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Separating after Living Together – Financial implications

Harjit Rait, Bradford based Family Law Solicitor, is asked frequently about financial arrangements for those separating after living together but as she relates in this article the answer unfortunately is not straightforward, as much depends upon your agreement, understand and common intention in relation to property owned either in your respective sole names, or jointly.Harjit Rait | Family Law Lawyer | LCF Law Solicitor |Bradford

Many people believe that living together provides them with similar rights to married couples/civil partners but unfortunately this is not the case at all.

There is no such thing as a "common law" marriage and sadly, many people are shocked to learn this and are often left in a very vulnerable position following separation.

It is imperative therefore that legal advice is sought as soon as possible following separation in order to ascertain whether you have a potential interest in the family home, not by virtue of living together as that in itself does not give rise to an interest in property, but possibly by virtue of a discussion or agreement (even verbal) that you had with your ex-partner, confirming your common intention in respect of the property upon which you relied to your detriment, which may give rise to a potential interest. This is a highly complex area of law and it is vital advice is sought given what is at stake i.e potential interest in property which could be worth thousands and how to protect the same.

Therefore although co-habiting couples may potentially be able to claim a financial interest in property, they do not enjoy the same protection financially in relation to potential claims for maintenance for themselves (child maintenance is a separate issue and subject of a separate article) and claims in respect of pension provisions.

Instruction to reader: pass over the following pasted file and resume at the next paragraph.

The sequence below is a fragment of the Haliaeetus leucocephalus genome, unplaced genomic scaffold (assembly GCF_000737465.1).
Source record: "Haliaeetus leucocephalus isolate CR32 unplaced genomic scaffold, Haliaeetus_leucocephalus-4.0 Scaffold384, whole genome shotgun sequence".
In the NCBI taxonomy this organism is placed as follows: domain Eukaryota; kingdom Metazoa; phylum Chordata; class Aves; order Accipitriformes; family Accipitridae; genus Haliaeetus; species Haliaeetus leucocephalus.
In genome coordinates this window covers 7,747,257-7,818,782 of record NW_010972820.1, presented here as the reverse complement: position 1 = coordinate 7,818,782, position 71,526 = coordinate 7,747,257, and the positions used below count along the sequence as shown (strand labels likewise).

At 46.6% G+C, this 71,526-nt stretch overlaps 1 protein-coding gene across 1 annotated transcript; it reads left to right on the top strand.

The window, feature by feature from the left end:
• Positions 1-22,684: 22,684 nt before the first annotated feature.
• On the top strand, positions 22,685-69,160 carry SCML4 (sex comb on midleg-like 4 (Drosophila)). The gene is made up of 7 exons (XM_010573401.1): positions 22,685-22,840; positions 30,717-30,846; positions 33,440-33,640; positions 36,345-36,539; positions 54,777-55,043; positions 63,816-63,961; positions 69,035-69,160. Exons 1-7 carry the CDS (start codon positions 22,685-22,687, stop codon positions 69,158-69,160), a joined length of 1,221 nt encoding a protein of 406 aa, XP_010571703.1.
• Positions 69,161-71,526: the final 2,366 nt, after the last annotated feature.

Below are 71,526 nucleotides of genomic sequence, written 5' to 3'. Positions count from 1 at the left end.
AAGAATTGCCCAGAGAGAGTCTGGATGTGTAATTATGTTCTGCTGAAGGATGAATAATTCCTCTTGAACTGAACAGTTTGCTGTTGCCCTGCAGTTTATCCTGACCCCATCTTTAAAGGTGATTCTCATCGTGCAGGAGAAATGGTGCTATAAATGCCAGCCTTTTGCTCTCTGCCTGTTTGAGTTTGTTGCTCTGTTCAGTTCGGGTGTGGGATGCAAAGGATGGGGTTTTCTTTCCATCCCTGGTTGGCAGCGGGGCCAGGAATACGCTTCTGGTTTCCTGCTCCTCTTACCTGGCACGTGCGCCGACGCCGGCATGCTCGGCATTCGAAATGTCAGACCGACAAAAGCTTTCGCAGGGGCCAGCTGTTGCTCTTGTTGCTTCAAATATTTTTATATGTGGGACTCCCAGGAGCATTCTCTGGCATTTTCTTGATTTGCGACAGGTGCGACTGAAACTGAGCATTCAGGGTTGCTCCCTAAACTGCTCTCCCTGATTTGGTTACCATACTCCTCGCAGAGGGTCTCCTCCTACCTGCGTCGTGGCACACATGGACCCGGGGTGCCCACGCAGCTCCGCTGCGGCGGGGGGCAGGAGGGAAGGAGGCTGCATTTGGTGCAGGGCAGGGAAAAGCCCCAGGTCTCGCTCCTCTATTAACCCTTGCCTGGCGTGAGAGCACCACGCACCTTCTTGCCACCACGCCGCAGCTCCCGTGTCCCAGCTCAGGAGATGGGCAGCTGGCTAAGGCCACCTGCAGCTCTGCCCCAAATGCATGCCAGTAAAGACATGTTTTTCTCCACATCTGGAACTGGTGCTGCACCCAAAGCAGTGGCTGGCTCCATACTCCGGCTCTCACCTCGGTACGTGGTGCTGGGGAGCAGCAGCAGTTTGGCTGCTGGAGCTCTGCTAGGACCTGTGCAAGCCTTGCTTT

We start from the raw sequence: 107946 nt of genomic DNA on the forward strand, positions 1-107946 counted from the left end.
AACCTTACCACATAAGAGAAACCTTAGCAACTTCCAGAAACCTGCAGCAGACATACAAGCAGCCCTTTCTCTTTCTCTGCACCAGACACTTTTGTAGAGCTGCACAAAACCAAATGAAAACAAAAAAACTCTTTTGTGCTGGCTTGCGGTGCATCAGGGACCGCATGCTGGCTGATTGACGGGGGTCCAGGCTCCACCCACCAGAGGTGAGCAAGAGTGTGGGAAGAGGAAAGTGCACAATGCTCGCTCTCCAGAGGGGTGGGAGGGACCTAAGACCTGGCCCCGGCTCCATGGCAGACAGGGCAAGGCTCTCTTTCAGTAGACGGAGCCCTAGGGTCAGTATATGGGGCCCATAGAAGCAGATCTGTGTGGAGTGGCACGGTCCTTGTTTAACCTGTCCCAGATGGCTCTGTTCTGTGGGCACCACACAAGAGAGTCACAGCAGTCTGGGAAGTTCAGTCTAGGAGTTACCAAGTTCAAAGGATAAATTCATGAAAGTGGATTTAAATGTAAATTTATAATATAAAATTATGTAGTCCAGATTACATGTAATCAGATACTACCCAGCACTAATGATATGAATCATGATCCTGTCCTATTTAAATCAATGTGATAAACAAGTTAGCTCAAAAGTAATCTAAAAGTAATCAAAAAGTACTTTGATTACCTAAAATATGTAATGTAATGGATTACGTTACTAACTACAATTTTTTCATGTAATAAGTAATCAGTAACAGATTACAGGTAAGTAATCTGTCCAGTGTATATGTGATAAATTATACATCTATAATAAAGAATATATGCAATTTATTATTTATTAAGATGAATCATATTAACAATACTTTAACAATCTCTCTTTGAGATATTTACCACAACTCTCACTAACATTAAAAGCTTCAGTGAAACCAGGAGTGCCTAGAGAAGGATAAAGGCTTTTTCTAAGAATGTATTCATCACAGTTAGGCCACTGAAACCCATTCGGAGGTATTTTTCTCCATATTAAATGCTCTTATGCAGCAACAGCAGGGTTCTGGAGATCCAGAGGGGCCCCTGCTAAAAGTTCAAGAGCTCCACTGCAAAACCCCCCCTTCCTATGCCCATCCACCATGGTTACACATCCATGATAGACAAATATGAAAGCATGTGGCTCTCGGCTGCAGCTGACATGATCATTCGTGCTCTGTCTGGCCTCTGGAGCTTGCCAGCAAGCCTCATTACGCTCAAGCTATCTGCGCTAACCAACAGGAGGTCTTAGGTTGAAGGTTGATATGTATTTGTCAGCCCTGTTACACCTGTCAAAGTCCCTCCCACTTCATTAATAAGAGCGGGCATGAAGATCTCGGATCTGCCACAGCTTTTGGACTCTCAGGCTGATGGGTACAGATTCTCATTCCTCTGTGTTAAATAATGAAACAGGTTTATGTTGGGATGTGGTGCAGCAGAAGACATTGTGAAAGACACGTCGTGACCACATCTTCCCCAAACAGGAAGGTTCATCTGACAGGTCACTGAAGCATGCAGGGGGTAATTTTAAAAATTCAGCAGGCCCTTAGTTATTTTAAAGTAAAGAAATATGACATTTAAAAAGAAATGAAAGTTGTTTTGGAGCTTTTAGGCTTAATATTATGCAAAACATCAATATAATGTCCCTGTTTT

Irrespective of whether or not you are married/civil partners or whether you lived together, a parent's financial responsibilities towards children remain the same but financial claims that you may be able to make in your own right are limited.

To avoid these difficulties and uncertainty, when tensions are often running high in any event, serious consideration needs to be given with regard to entering into a Co-habitation Agreement/Living Together Agreement and make a Will.

Please do not hesitate to contact our family team for bespoke advice upon financial matters arising from your divorce/separation to include in particular the factors the Court would take into account.

This article was written by Harjit Rait. Harjit is an Associate in our Family Law Department and is based in Bradford.

Harjit can assist in resolving financial matters arising from divorce or separation in a firm, pragmatic and cost effective manner and is a member of the Law Society Family Law Advanced Panel and a member of Resolution.

Find out how Harjit can help you call 01274 386 598 or ku.oc1713747647.fcl@1713747647tiarh1713747647

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